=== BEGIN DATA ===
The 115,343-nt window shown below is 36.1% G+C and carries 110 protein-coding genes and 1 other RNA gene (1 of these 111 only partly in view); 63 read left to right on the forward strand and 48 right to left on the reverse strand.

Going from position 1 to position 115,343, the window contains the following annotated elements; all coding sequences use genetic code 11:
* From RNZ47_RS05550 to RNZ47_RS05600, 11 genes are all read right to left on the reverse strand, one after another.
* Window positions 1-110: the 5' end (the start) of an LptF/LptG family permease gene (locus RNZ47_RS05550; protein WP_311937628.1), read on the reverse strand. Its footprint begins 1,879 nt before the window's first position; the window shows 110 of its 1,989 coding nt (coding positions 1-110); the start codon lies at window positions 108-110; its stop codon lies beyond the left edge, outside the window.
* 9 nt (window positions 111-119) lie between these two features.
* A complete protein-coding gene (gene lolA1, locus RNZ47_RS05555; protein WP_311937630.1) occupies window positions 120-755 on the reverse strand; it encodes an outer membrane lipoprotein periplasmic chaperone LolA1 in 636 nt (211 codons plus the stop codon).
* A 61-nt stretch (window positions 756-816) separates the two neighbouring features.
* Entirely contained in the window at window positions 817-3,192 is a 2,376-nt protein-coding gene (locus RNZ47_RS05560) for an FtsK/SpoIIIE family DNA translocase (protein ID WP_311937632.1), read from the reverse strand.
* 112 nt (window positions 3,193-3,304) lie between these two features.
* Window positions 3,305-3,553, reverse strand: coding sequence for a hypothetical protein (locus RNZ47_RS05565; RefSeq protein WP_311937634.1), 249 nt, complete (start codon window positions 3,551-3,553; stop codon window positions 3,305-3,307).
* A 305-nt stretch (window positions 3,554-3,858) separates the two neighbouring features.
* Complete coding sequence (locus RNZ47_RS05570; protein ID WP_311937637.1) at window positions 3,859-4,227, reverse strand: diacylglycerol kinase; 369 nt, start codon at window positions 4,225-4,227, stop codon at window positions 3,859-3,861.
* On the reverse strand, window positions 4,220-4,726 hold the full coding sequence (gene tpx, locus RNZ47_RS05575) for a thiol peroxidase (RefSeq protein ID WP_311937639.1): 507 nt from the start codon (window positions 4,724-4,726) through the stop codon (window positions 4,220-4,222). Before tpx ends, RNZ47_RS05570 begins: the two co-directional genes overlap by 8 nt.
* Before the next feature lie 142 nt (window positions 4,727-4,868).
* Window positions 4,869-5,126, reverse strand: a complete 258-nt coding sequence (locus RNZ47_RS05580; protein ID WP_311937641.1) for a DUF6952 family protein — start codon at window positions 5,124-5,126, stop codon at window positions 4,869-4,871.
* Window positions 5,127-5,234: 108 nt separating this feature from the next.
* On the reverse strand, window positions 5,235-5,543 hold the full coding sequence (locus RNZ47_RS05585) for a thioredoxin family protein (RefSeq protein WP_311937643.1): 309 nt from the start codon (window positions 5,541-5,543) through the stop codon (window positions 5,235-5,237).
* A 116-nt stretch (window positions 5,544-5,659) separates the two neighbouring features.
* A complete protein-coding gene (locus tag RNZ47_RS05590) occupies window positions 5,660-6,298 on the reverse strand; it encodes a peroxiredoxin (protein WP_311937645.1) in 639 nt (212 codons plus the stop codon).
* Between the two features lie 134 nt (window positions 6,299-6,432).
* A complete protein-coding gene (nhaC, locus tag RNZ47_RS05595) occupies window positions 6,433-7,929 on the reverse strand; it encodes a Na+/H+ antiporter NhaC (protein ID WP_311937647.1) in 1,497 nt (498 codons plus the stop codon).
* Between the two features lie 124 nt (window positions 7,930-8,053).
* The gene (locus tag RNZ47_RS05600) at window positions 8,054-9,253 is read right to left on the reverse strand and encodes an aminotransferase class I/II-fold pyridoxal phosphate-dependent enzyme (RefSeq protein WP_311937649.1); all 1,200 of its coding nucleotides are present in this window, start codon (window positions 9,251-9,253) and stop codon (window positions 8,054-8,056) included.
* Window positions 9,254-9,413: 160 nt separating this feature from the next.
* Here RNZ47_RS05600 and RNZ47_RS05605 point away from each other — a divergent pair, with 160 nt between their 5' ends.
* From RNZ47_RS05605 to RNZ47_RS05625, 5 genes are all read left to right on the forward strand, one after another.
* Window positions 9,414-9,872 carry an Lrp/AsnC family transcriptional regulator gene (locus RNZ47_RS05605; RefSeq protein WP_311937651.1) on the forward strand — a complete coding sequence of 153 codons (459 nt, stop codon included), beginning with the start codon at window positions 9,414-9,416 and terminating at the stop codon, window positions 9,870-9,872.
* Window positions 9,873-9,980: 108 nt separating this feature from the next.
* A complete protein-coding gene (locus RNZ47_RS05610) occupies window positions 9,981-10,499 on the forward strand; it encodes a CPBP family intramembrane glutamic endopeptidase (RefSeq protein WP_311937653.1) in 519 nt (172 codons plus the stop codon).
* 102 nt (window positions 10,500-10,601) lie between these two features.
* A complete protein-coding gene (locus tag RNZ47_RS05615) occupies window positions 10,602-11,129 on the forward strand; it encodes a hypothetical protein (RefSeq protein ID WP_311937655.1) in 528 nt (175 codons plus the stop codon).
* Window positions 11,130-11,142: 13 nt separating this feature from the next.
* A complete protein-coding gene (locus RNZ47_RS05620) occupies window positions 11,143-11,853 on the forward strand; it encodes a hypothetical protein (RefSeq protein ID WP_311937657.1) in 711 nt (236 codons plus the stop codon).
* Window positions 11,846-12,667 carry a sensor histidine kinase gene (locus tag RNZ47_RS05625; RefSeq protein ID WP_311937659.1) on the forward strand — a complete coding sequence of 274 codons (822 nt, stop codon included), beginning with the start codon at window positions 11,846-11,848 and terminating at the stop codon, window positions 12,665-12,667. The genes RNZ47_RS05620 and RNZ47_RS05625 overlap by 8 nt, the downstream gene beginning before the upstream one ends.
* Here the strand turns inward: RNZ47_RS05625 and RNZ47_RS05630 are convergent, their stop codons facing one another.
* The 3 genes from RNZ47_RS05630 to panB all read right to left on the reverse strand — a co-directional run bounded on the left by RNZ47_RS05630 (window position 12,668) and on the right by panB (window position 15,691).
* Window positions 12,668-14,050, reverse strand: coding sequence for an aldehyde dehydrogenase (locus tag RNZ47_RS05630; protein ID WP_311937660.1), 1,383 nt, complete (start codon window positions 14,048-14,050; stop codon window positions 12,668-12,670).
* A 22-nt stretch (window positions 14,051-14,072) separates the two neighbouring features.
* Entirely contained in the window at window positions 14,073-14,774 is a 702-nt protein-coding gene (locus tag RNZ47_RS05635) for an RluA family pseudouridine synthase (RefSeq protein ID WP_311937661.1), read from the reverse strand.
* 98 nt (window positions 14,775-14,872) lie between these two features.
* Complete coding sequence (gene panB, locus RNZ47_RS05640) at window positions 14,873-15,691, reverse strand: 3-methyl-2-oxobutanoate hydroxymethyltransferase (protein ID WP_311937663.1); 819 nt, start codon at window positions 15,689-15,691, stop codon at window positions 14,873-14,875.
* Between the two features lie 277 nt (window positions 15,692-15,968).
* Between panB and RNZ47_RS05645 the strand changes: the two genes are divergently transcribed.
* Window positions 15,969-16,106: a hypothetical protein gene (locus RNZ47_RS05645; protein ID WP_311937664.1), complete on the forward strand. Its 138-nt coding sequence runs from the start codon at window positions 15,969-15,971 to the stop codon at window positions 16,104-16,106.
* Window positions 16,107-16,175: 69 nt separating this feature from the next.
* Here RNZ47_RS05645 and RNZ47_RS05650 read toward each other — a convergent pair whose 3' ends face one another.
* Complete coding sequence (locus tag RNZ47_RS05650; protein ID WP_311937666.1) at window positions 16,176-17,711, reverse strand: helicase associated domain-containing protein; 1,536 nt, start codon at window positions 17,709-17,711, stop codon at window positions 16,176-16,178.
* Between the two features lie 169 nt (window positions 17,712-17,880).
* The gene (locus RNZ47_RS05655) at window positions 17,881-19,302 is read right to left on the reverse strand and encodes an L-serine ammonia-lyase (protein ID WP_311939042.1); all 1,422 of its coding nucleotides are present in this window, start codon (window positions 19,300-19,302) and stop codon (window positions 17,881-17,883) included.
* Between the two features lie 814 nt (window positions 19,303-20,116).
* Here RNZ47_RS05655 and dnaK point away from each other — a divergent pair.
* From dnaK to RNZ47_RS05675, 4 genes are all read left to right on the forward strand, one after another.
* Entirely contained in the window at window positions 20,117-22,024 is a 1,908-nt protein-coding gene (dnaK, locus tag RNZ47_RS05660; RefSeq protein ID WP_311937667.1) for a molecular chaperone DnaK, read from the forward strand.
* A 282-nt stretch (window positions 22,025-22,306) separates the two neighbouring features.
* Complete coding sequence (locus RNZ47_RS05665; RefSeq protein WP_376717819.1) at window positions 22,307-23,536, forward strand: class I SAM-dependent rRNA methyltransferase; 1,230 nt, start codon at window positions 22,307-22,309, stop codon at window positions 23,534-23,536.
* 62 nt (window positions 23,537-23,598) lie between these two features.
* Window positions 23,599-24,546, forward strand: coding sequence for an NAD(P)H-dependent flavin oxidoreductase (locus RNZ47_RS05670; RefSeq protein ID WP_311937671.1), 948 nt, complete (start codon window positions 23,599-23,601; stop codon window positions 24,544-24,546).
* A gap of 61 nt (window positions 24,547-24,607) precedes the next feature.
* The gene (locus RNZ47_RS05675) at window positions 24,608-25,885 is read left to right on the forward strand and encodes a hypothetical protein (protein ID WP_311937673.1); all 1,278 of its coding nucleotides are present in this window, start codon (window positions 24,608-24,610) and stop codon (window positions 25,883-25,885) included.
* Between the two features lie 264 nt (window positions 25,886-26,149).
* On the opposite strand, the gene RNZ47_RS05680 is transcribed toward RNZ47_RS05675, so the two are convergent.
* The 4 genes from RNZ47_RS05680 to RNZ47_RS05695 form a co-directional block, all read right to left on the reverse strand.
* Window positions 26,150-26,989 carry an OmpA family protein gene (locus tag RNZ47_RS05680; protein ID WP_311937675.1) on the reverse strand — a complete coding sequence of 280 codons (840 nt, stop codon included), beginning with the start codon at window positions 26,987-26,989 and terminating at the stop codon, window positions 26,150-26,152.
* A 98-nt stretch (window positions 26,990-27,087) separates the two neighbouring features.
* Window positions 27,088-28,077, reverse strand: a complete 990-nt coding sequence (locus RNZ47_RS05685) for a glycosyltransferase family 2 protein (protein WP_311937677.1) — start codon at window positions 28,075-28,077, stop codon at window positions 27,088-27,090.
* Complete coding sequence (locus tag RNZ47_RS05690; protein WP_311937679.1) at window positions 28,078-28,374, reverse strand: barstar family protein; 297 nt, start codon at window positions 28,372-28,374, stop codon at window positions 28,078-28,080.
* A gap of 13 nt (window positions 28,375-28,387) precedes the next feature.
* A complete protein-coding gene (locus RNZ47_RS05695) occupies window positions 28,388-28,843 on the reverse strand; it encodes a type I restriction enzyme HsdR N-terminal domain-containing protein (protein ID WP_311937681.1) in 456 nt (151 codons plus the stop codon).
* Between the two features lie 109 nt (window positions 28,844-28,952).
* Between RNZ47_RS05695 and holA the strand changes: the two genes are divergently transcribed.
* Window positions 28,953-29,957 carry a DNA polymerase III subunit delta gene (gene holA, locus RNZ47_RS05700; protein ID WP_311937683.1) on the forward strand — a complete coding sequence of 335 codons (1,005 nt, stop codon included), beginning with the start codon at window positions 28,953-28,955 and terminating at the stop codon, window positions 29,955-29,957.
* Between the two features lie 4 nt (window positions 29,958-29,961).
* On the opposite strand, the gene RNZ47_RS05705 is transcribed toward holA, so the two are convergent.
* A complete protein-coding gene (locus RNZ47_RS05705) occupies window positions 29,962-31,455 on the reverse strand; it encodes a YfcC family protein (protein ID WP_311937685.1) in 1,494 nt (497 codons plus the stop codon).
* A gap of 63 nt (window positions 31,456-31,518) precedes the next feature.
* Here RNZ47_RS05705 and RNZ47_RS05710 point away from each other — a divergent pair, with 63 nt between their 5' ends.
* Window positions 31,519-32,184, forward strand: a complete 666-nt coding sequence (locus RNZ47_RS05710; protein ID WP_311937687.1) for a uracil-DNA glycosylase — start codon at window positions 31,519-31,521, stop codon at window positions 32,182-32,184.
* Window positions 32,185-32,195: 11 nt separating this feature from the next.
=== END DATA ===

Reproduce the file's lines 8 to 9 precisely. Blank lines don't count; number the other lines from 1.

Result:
* Entirely contained in the window at window positions 817-3,192 is a 2,376-nt protein-coding gene (locus RNZ47_RS05560) for an FtsK/SpoIIIE family DNA translocase (protein ID WP_311937632.1), read from the reverse strand.
* 112 nt (window positions 3,193-3,304) lie between these two features.